Invisible Children helps restore peace in Uganda

An 8-year-old boy watches the last of his relatives die in a bloody attack by a group of radical soldiers dressed in sage uniforms. The men drag the little boy away to make him one of them — a rebel.

Invisible Children is an organization working to stop Joseph Kony’s rebel war from capturing and utilizing child soldiers in Uganda. It also aims to restore peace and prosperity in northern Uganda.

Staff from the organization presented a short film and spoke in chapel at UMHB.

Otim Charles, a staff member of Invisible Children, is an engineering assistant for the Schools for Schools program in Uganda. He became involved with Invisible Children three years ago and travels with the group.

“I have a lot of opportunities to share my stories and that will help change the life of so many,” he said.

However, Charles was not one of the key speakers in chapel, but came as an advocate for Invisible Children.

According to, nearly two million innocent people have been affected by the war between The Lord’s Resistance Army and the government of Uganda for 23 years.

The government strives to protect its citizens from the rebel militia but has failed. Consequently, peace is unheard of for an entire generation of youth.

Charles is from the Gulu District, and it is his first time to travel away from home to speak about the ministry. He believes the war will come to an end and the people affected by it will see peace.

“Children who are still in captivity will be able to come home and be with their families,” he said.

Charles has a strong belief in the power of education. He explained how the children attending school in northern Uganda will affect the country as a whole.

“They will have opportunity to have better life in the future and better leaders within northern Uganda,” he said.

Charles mentors a student at Gulu University, Francis Ojok, who spoke in chapel last semester. He described his toils with education before programs assisting secondary schools emerged.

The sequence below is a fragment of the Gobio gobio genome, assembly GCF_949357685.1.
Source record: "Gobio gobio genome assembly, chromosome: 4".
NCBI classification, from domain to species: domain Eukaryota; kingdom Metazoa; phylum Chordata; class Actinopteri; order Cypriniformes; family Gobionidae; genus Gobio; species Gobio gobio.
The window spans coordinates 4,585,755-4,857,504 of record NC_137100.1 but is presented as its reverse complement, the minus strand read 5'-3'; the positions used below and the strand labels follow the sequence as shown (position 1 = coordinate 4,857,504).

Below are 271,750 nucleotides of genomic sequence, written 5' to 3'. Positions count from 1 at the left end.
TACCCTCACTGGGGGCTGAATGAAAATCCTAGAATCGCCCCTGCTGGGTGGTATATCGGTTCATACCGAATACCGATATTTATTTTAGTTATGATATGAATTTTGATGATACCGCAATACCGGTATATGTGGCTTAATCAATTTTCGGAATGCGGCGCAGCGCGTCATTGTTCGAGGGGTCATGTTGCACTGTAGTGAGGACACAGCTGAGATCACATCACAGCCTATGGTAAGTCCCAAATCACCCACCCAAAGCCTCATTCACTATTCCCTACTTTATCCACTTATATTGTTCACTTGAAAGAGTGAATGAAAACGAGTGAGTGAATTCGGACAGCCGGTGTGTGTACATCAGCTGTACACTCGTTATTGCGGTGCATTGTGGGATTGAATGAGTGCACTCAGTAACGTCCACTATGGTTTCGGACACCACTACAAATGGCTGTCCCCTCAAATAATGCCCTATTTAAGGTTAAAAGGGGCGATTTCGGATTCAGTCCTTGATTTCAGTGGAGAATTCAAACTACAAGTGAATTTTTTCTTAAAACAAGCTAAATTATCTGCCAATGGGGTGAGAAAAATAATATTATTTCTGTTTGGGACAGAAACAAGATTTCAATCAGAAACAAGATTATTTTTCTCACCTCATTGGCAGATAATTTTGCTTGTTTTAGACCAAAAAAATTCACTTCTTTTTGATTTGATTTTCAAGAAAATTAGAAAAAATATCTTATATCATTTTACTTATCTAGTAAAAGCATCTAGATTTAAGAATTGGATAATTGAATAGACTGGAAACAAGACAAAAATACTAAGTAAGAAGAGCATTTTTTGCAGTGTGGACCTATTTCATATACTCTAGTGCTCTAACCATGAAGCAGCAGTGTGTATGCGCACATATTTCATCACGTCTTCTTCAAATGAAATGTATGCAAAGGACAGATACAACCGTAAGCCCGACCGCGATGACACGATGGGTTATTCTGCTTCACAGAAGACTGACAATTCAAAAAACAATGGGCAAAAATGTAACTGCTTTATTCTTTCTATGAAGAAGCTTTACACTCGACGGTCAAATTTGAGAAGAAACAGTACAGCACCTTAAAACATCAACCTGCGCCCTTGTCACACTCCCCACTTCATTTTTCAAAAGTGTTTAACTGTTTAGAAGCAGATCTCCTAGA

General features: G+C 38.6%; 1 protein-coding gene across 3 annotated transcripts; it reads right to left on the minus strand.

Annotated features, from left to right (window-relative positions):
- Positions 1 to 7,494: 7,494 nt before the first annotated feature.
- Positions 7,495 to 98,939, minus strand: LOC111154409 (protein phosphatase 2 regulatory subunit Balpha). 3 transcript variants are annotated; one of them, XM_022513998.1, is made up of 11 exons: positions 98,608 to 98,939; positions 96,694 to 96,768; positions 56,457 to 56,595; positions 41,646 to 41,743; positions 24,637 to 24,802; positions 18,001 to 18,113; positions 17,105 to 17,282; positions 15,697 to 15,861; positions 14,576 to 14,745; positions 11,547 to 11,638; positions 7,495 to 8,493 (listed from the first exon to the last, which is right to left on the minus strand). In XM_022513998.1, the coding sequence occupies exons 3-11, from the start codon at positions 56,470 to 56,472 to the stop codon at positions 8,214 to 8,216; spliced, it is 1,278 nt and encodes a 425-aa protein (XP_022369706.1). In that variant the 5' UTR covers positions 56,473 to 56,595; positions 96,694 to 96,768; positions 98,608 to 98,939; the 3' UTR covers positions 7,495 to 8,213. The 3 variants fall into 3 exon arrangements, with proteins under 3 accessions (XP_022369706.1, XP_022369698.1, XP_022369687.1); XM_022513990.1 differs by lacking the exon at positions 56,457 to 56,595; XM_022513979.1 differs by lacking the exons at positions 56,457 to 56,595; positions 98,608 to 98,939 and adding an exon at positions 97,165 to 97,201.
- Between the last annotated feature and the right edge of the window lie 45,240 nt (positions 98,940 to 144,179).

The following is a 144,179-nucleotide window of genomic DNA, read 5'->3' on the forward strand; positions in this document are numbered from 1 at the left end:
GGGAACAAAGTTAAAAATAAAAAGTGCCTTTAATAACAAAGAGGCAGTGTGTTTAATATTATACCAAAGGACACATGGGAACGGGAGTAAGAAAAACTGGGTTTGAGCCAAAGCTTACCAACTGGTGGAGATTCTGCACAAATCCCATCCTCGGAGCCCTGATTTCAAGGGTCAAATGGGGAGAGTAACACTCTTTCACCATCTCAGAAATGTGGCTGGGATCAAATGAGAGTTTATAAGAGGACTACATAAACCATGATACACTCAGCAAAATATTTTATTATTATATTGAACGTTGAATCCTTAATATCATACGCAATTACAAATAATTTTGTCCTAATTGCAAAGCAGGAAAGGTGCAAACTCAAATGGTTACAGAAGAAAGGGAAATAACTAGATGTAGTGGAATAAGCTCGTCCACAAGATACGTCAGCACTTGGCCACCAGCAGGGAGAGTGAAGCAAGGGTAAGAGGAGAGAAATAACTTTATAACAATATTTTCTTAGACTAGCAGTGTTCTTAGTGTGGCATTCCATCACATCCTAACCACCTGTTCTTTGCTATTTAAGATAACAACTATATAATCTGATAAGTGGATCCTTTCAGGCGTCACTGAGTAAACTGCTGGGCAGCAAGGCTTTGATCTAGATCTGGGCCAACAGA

“My education wasn’t consistent because I have so much problem that I couldn’t handle by myself and the most problem was the school fees,” he said. “At some point I tried myself and bettered myself and levered so much to pay my own school fees.”

Ojok sees education in a broader way.

“I believe education is the way to be able to sustain everlasting peace,” he said.

Ojok described the state of northern Uganda today.

“I would say at this point, a normal day is peaceful because we don’t have war anymore,” he said. “The war has been moved away from northern Uganda, so people are starting to go back to their original places.”

According to, peace did not seem far behind because of the Juba peace talks.

In Juba, Sudan, from June 2006 to March 2008, the Lord’s Resistance Army and the government of Uganda engaged in a series of peace talks to end the conflict. Special envoys from the U.S. and other nations supported the talks.

Andrea Ramsay is a roadie for the organization, which means she spreads the word about Invisible Children. She goes to universities, high schools and places of worship.

“Not only do they learn about this conflict but start thinking in a more global mindset,” Ramsay said. “We’re hoping that when we leave each screening people will understand.”

Ramsay knows that not everyone can help the way some others can, but believes that one’s voice is just as powerful.

“We realize that not everyone is in the position to respond, not everyone can be a roadie, not everyone can donate $35 a month, but everyone can tell someone else,” she said.

U.S. President Barack Obama signed the LRA Disarmament and Northern Uganda Recovery Act into law May 24.

“People can read that bill. They can respond to it. They can write their senators,” Ramsay said.

Charles believes it’s important for America and the rest of the world to help each other.

He said, “Because it is like the same body.”

Author: Chelesea Carter

Chelesea Carter is a senior English major minoring in writing at UMHB. She is an assistant page editor for The Bells newspaper. Though she came from the small town of Caldwell, Texas, she spent most of her teenage years in Aggieland. Chelesea enjoys baking delicious goodies, reading novels and discovering new things about others. Writing about social issues allows Chelesea to share her compassion for helping others. Her life-long goal is to improve the desolate state of the world.

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